US President Donald Trump and German Chancellor Angela Merkel appeared to make little headway on high-stakes trade and security disagreements Friday, but avoided the public bickering that has plagued their year-old relationship.
Merkel left the White House, seemingly unable to secure a promise from Trump to stay in the Iran nuclear deal or to provide a permanent European exemption to trade tariffs.
Unless Trump acts by May 1, which is next Tuesday, tariffs on European steel and aluminium will kick into effect, likely followed by EU counter-measures that would spark a transatlantic trade war.
"The president will decide. That is very clear," Merkel said, papering over differences during a joint press conference at the White House.
"We had an exchange of views on the current state of affairs of the negotiations and the respective assessments on where we stand on this. And the decision lies with the president."
On the Iran nuclear deal, which Trump may scuttle on May 12, Merkel conceded it was "anything but perfect" but is worth holding on to nonetheless.
Trump has demanded the "terrible" deal — which gave Tehran sanctions relief in return for curbs on controversial nuclear activities — be renegotiated, something Europeans see as unrealistic, dangerous and unnecessary.
TRT World's Tetiana Anderson reports from Washington DC.
Merkel, like French President Emmanuel Macron who visited the White House earlier this week, tried to sell Trump on the idea of the deal being a stepping stone to a longer-term, broader agreement.
"It will not solve all the problems with Iran. It is one piece of the mosaic, one building block, if you like, on which we can build up this structure," she said.
Trump was as non-committal as he was with Macron, giving no sense that he was ready to bend, or that he has an alternative plan.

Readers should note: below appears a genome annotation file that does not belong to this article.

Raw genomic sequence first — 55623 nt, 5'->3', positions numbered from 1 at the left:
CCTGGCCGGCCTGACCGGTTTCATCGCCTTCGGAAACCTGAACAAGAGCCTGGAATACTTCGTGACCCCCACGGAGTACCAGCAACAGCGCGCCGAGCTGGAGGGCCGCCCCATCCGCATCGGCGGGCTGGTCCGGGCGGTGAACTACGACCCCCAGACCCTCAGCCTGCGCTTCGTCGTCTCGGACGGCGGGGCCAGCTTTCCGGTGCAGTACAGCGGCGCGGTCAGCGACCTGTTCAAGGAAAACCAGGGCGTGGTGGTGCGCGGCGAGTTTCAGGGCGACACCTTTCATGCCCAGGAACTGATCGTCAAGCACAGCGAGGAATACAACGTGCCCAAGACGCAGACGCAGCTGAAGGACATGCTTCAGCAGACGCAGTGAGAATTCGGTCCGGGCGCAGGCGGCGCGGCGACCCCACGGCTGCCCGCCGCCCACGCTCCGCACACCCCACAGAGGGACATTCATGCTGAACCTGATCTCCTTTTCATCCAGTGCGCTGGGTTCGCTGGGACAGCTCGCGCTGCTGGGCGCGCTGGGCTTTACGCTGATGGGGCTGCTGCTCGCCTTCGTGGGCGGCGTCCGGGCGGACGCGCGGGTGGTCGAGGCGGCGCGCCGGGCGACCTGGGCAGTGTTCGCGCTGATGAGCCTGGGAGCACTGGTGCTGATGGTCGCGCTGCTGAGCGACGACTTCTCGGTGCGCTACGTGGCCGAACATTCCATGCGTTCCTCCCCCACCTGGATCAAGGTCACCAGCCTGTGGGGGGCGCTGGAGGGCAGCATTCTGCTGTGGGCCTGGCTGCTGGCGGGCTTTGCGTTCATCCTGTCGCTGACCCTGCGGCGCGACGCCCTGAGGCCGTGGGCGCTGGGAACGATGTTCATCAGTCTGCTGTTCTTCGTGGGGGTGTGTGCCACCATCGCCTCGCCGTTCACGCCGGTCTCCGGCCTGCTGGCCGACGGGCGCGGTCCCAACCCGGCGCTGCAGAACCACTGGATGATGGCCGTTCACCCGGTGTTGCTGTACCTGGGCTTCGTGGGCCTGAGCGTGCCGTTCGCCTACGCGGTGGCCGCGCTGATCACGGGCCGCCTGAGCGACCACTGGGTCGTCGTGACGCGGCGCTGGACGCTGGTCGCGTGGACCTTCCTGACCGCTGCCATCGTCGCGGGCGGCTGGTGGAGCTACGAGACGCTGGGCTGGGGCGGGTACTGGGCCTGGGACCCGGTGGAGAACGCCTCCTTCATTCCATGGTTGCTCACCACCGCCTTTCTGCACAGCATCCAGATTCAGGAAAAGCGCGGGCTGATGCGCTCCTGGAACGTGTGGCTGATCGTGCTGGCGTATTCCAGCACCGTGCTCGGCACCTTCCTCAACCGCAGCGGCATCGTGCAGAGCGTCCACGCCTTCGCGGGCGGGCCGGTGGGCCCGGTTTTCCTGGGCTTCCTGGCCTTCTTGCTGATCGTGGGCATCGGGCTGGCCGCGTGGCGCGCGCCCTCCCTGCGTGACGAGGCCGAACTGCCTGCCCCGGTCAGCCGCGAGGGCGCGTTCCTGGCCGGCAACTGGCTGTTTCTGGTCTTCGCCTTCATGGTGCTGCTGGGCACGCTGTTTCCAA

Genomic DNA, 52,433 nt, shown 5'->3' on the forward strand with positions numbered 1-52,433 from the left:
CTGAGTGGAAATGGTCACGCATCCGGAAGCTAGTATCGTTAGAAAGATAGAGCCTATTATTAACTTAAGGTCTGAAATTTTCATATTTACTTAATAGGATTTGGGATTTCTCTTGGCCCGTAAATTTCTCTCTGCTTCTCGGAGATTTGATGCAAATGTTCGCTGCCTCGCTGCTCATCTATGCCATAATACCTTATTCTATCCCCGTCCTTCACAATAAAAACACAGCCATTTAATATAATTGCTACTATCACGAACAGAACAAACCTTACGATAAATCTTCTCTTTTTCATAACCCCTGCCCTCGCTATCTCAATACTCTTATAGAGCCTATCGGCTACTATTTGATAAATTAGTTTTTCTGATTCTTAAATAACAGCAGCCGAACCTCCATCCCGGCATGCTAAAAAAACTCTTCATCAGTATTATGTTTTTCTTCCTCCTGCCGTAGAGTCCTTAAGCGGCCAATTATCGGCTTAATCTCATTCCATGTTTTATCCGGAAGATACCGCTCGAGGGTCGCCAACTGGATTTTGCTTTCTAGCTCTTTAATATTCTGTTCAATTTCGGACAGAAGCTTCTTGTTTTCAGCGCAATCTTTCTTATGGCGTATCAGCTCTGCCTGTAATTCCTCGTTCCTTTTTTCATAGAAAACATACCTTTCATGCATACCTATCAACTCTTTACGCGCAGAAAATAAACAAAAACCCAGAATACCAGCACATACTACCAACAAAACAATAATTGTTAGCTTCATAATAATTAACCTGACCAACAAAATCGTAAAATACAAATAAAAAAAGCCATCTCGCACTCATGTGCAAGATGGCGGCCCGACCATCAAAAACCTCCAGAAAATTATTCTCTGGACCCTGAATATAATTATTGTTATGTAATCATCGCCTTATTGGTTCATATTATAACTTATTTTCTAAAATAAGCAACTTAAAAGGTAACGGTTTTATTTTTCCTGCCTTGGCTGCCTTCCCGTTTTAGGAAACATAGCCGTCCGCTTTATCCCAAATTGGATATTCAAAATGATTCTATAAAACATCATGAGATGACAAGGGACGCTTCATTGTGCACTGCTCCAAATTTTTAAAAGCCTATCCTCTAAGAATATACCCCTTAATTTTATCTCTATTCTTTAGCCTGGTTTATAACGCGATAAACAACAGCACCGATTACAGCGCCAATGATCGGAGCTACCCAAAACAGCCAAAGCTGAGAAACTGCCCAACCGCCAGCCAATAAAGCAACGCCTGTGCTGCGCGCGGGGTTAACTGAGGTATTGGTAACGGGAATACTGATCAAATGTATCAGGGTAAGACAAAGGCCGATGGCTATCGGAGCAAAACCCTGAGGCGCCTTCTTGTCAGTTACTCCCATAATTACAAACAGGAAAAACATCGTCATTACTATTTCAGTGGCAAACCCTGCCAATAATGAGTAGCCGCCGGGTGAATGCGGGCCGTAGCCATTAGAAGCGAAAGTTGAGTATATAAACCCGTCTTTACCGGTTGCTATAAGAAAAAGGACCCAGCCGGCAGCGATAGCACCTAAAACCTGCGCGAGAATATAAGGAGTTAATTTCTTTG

"They will not be doing nuclear weapons. That I can tell you. Okay?" Trump said when asked about his own proposal, refusing to rule out military action.
Iran deal and US domestic politics
The White House has largely seen the deal through the prism of domestic politics and Trump's campaign promise to nix it.
Despite lingering disagreements, Trump tempered his previously harsh criticism of low German defence spending, open immigration policies and export-focused trade.
Hailing Merkel as an "extraordinary woman," Trump insisted "we must have a fair and reciprocal trading relationship with our friends and partners."
"I'm committed to working with Chancellor Merkel to reduce barriers to United States exports, to remedy these trade imbalances, and deepen our economic ties."
Trump also renewed his criticism of NATO, saying the transatlantic defence alliance was more useful for Europe than for the United States, but in less sharp terms than before.
"Why are we paying a vast majority of the costs?" he complained. "We're working on those things. It's been unfair. And I don't blame the chancellor."
Merkel gets run-of-the-mill 'working visit'?
The German leader's visit had been overshadowed by a backslapping three-day festival of "fraternite" between Trump and Macron earlier this week.
Aware of the optics, anxious German diplomats pressed in vain for Merkel to enjoy a similarly meaty two days at the White House, betting the face time would help sweeten difficult relations, officials told AFP.
Instead the chancellor got a one day, run-of-the-mill "working visit."
But the trip got off to a surprisingly warm start, and the body language showed.
The two leaders exchanged kisses on the cheek as Merkel emerged from her limousine at the White House.
"We actually have had a great relationship right from the beginning but some people didn't understand that," Trump told reporters. "But we understand it, and that's what's important."
When Merkel last came to Washington, the cautious dry-witted chancellor held several awkward joint appearances with her more impulsive host — clashing publicly over defence spending, trade and migration.
The Trump era has seen a dramatic change in fortunes for the German leader who, for more than a decade, was seen by Washington not just as a sensible and pragmatic interlocutor, but the de facto leader of Europe.